If you are planning a pregnancy, it is considered safe to have the vaccine and you don’t have to wait before trying to fall pregnant. If you are breastfeeding, it is also considered safe to have the vaccine.


When will I be able to get a vaccine?

  • 1b, from Mid April at Kirrawee Family Medical Practice

  • 1b in hospital hubs, and respiratory clinics from early April ​

    • this is the Oxford-AstraZeneca vaccine which has been TGA approved, - 300 000 doses arrived on the 28th of February, it can be manufactured in Australia, so once manufacturing ramps up, it should be widely available. There will be a number of locations around the nation (but not every GP surgery) and likely some mobile clinics going into the smaller communities.

    • a second shot is due 4-12 weeks (ATAGI have recommended 12 weeks) after the first (it is a good idea to book both appointments at the same time)


If you are in a nursing or disability care home

  • 1a, from 22nd of February (as the Pfizer vaccine becomes more available) - this will take time to reach residents across the nation, with the vaccination rollout managed by the Australian Government Health department.


If you are over 70, or an Aboriginal or Torres Strait Islander over 55

  • 1b

    • Specific resources are available here


If you are over 50, or an Aboriginal or Torres Strait Islander age 18 - 54

  • 2a, probably June-July 2021


If you are 18 - 50

  • 2b, the second half of 2021. Yet to be decided, but the plan is to have every eligible Australian who wants to have the vaccine immunised by the end of 2021


If you are under 18

  • 3, perhaps you won’t be immunised. We don’t know yet if this would be helpful, so will have to see what the science says in the months and years ahead.


Those with underlying medical conditions

Immunocompromised people, including those that have:

  • Solid organ transplant who are on immunotherapy

  • Adult survivor of childhood cancer

  • Bone marrow transplant recipient 

  • haematological disease or cancer (diagnosed in the last 5 years or recently completed active therapy)

  • Non – haematological cancer (diagnosed in the last 5 years)

  • Chronic inflammatory disease on medical treatment (including SLE, RA, Crones, UC on DMARD or immunosuppressive therapy, not including people living with OA, fibromyalgia, chronic fatigue syndrome)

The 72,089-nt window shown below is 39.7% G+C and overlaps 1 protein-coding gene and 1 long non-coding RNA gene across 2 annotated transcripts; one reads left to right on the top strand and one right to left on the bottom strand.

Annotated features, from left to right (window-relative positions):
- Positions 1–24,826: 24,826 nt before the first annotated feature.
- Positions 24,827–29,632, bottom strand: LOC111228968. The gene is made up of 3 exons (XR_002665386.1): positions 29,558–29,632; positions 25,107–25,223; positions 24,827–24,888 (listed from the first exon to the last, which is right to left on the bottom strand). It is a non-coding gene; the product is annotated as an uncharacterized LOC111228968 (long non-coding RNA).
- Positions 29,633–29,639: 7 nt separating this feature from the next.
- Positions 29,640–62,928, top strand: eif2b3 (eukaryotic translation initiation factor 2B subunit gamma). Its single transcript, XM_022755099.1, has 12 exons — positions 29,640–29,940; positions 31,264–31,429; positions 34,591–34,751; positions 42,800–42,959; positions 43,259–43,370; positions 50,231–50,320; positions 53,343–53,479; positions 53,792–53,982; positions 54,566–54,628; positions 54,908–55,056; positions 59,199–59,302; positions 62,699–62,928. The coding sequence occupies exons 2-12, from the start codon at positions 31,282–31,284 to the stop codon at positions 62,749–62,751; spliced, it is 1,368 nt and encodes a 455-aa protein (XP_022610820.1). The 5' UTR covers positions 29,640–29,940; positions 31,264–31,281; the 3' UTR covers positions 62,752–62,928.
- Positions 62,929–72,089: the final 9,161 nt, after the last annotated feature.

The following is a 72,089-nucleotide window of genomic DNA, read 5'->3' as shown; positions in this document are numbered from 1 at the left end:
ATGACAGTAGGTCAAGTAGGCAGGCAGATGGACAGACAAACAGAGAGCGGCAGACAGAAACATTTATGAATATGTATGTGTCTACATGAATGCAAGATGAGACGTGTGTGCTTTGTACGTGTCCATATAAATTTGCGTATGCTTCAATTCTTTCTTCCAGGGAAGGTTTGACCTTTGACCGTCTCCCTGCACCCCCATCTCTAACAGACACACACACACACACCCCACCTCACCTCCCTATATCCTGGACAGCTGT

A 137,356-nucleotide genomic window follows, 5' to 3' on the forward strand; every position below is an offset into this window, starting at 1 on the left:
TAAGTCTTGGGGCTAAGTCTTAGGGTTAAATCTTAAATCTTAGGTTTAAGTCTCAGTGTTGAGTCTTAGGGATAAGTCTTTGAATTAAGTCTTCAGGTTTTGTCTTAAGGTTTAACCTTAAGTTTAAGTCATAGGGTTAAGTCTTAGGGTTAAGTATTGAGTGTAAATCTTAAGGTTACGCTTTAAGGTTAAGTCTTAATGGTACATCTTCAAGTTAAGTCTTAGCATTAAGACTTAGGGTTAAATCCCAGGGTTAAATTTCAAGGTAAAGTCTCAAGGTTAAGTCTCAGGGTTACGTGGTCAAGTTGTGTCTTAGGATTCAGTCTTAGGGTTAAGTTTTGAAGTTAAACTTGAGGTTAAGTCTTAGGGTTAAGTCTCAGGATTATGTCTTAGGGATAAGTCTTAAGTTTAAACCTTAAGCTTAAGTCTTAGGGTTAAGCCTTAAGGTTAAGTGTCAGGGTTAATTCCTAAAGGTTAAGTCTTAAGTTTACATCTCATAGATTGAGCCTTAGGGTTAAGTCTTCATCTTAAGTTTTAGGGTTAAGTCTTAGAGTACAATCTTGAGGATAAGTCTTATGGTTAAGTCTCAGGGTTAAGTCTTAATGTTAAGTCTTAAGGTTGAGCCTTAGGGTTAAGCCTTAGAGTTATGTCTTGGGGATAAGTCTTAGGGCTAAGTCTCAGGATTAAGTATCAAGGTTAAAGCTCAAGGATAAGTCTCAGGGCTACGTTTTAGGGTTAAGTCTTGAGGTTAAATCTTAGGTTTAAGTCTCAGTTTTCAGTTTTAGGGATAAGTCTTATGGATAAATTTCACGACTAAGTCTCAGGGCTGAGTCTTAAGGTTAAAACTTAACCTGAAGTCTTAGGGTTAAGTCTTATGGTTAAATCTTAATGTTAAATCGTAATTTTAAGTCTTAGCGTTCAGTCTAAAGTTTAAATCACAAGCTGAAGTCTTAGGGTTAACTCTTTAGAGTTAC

• Mental health condition (including schizophrenia, and bipolar)

  • Chronic kidney disease (not mild-moderate)

  • Heart disease (including IHD, valvular heart disease, cardiomyopathy, pulmonary HT)

  • Chronic lung disease (COPD, CF, interstitial Lung disease, not including mild nor moderate asthma)

  • Diabetes

  • Obesity (BMI over 40)

  • Chronic liver disease

  • Neurological disease (stroke, dementia, MS, MND, Parkinson’s, cerebral palsy, not migraine or headache)

  • Hypertension (on 2 or more agents)

  • Down syndrome 

  • Muscular dystrophy

  • traumatic brain or spinal injury


Are the vaccines safe?

All the evidence so far is that they are very safe. Australia is in the fortunate position of not having high numbers of people getting sick, our hospitals are not overwhelmed and we have been able to wait a little and see what is happening with the international roll out of the vaccines. As of March 6, 2021, 292 Million vaccines have been given around the world (Source) and with such high numbers, even rare side effects will emerge.

The ABC are tracking the number of vaccines given in Australia, so if you want to check where we are up to, click here

So far, so good. Yes, we have to be aware of severe allergic reactions such as anaphylaxis (11.1 cases per 1 000 000 vaccinations). The TGA have reviewed concerns about giving the vaccine to frail elderly people, and they are confident it is safe. So no, there is nothing emerging from the millions of doses given that makes us think they are dangerous. 

FAQs from the National Centre for Immunisation Research and Surveillance (NCIRS). For information from the Australian Academy of Science, click here
If you have had your vaccine and have side effects, you can track your symptoms and get good, practical advice here


Author: Dr Rebekah Hoffman

Sourced from, Local PHN and NSW Health.